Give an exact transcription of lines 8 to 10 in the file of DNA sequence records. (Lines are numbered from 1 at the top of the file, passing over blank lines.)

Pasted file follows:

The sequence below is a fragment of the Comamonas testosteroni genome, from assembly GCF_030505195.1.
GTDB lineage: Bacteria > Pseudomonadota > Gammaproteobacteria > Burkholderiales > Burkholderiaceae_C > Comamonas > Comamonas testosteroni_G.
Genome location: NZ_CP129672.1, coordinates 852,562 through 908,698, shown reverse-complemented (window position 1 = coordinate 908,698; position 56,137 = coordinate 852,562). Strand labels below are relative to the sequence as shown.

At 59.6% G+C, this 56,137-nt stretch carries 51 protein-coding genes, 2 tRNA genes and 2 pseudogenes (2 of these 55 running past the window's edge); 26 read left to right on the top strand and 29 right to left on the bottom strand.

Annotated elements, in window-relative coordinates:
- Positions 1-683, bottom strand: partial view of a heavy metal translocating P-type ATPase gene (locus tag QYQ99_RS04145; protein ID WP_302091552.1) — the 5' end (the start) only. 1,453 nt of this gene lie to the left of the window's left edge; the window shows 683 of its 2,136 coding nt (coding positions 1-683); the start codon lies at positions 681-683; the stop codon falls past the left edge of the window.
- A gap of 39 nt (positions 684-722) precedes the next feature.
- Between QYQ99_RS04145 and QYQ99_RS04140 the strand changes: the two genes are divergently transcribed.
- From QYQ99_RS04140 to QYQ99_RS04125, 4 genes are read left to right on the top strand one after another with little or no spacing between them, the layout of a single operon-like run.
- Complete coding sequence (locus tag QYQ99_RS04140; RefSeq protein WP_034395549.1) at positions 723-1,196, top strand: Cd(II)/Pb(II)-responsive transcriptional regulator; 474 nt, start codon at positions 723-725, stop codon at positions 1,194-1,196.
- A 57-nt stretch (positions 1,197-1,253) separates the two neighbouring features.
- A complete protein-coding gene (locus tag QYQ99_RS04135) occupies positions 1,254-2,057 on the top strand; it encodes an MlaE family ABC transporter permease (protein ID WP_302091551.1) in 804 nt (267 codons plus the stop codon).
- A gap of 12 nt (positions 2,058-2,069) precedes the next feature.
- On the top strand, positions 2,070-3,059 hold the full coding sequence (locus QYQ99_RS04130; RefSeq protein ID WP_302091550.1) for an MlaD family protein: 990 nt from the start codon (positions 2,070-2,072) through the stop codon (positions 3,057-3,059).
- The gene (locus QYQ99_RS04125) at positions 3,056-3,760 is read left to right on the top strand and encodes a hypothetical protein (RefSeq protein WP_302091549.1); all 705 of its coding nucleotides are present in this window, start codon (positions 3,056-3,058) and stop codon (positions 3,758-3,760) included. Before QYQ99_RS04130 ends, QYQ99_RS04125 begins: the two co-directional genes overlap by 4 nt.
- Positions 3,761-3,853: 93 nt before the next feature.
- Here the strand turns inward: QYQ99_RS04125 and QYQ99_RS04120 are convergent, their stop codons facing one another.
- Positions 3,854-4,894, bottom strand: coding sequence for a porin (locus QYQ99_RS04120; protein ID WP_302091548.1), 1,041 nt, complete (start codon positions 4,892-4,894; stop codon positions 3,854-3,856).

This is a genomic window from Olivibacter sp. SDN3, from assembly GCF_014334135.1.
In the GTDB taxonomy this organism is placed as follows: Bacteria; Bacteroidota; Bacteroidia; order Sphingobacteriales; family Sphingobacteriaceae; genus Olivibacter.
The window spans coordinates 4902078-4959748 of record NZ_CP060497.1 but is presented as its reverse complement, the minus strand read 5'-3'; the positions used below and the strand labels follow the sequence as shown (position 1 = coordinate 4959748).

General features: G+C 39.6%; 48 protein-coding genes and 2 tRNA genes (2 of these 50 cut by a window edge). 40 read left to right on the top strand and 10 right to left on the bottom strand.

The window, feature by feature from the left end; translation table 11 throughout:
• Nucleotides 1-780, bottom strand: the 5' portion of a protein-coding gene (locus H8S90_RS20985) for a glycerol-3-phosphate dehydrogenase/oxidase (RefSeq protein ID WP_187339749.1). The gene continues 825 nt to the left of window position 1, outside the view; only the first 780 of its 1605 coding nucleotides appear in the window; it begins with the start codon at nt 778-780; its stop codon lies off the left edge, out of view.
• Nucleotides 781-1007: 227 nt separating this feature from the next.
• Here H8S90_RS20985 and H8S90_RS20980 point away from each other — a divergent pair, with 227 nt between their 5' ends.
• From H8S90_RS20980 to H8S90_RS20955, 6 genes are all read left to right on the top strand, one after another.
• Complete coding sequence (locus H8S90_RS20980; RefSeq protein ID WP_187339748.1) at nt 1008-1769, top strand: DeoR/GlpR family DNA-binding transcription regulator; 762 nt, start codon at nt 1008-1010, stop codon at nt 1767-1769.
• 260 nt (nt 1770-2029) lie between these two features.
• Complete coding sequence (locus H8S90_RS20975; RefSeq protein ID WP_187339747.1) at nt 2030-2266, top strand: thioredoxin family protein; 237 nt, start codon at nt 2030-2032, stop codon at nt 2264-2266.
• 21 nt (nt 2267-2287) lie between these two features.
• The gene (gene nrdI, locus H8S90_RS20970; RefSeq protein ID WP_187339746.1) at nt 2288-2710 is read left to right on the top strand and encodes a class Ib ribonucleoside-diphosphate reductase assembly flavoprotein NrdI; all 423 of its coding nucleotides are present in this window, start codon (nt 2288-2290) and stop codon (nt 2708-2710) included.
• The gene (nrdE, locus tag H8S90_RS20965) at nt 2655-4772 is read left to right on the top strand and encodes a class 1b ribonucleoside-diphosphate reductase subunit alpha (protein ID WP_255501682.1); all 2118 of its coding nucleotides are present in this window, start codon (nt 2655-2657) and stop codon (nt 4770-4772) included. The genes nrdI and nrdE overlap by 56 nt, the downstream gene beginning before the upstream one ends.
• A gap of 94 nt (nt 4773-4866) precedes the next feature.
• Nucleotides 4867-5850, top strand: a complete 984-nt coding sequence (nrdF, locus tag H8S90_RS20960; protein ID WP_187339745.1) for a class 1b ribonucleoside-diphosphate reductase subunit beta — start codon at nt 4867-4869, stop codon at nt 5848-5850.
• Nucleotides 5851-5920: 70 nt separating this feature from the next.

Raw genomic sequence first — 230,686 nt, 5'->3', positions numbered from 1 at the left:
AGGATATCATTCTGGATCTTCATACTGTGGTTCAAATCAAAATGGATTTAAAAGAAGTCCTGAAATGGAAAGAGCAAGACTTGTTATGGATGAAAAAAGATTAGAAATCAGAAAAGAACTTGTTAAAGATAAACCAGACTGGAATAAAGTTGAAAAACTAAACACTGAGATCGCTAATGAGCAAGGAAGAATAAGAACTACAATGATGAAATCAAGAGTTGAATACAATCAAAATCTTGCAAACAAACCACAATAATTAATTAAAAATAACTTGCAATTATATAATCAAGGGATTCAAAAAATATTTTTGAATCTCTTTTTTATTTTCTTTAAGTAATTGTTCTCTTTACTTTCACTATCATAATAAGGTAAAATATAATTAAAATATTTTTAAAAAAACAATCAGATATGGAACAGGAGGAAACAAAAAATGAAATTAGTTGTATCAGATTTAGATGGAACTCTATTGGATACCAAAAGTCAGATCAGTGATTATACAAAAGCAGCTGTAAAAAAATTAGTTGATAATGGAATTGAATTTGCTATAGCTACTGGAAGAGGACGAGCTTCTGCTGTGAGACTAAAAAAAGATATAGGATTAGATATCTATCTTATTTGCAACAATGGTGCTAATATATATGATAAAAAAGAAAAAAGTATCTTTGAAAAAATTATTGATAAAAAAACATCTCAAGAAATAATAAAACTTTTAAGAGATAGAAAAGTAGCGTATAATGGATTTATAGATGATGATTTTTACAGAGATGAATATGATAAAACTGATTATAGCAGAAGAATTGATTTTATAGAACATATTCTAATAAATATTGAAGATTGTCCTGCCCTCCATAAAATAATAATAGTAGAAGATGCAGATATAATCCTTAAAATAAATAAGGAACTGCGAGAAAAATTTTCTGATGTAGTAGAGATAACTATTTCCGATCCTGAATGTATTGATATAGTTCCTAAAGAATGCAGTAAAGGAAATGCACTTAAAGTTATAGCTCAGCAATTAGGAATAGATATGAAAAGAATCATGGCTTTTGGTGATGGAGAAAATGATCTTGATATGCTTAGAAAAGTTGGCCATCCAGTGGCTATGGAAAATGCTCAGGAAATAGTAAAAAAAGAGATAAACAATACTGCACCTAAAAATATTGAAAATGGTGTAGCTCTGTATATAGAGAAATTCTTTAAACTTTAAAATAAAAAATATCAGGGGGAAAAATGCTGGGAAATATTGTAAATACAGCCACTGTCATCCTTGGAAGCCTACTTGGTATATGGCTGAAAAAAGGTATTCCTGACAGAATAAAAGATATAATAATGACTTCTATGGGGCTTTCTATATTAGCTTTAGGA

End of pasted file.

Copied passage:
- Between QYQ99_RS04145 and QYQ99_RS04140 the strand changes: the two genes are divergently transcribed.
- From QYQ99_RS04140 to QYQ99_RS04125, 4 genes are read left to right on the top strand one after another with little or no spacing between them, the layout of a single operon-like run.
- Complete coding sequence (locus tag QYQ99_RS04140; RefSeq protein WP_034395549.1) at positions 723-1,196, top strand: Cd(II)/Pb(II)-responsive transcriptional regulator; 474 nt, start codon at positions 723-725, stop codon at positions 1,194-1,196.